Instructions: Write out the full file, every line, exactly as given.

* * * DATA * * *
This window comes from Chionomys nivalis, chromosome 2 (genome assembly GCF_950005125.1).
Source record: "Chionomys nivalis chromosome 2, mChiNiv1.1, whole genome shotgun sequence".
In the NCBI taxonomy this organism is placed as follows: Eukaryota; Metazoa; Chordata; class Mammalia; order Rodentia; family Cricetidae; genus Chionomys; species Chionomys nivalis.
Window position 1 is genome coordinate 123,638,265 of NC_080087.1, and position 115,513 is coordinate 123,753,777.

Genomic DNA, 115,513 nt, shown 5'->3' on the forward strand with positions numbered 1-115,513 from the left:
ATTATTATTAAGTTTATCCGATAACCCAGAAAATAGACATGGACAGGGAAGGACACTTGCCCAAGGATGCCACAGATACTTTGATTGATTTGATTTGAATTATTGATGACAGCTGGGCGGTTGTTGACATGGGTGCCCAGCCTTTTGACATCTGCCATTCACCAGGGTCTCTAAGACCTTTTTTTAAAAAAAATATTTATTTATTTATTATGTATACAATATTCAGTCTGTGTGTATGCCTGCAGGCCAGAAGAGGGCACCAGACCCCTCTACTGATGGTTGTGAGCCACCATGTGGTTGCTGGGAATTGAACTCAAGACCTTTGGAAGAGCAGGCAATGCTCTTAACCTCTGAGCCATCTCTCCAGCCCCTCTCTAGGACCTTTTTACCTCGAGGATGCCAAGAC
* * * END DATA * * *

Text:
This window comes from Chionomys nivalis, chromosome 2 (genome assembly GCF_950005125.1).
Source record: "Chionomys nivalis chromosome 2, mChiNiv1.1, whole genome shotgun sequence".
In the NCBI taxonomy this organism is placed as follows: Eukaryota; Metazoa; Chordata; class Mammalia; order Rodentia; family Cricetidae; genus Chionomys; species Chionomys nivalis.
Window position 1 is genome coordinate 123,638,265 of NC_080087.1, and position 115,513 is coordinate 123,753,777.

Genomic DNA, 115,513 nt, shown 5'->3' on the forward strand with positions numbered 1-115,513 from the left:
ATTATTATTAAGTTTATCCGATAACCCAGAAAATAGACATGGACAGGGAAGGACACTTGCCCAAGGATGCCACAGATACTTTGATTGATTTGATTTGAATTATTGATGACAGCTGGGCGGTTGTTGACATGGGTGCCCAGCCTTTTGACATCTGCCATTCACCAGGGTCTCTAAGACCTTTTTTTAAAAAAAATATTTATTTATTTATTATGTATACAATATTCAGTCTGTGTGTATGCCTGCAGGCCAGAAGAGGGCACCAGACCCCTCTACTGATGGTTGTGAGCCACCATGTGGTTGCTGGGAATTGAACTCAAGACCTTTGGAAGAGCAGGCAATGCTCTTAACCTCTGAGCCATCTCTCCAGCCCCTCTCTAGGACCTTTTTACCTCGAGGATGCCAAGAC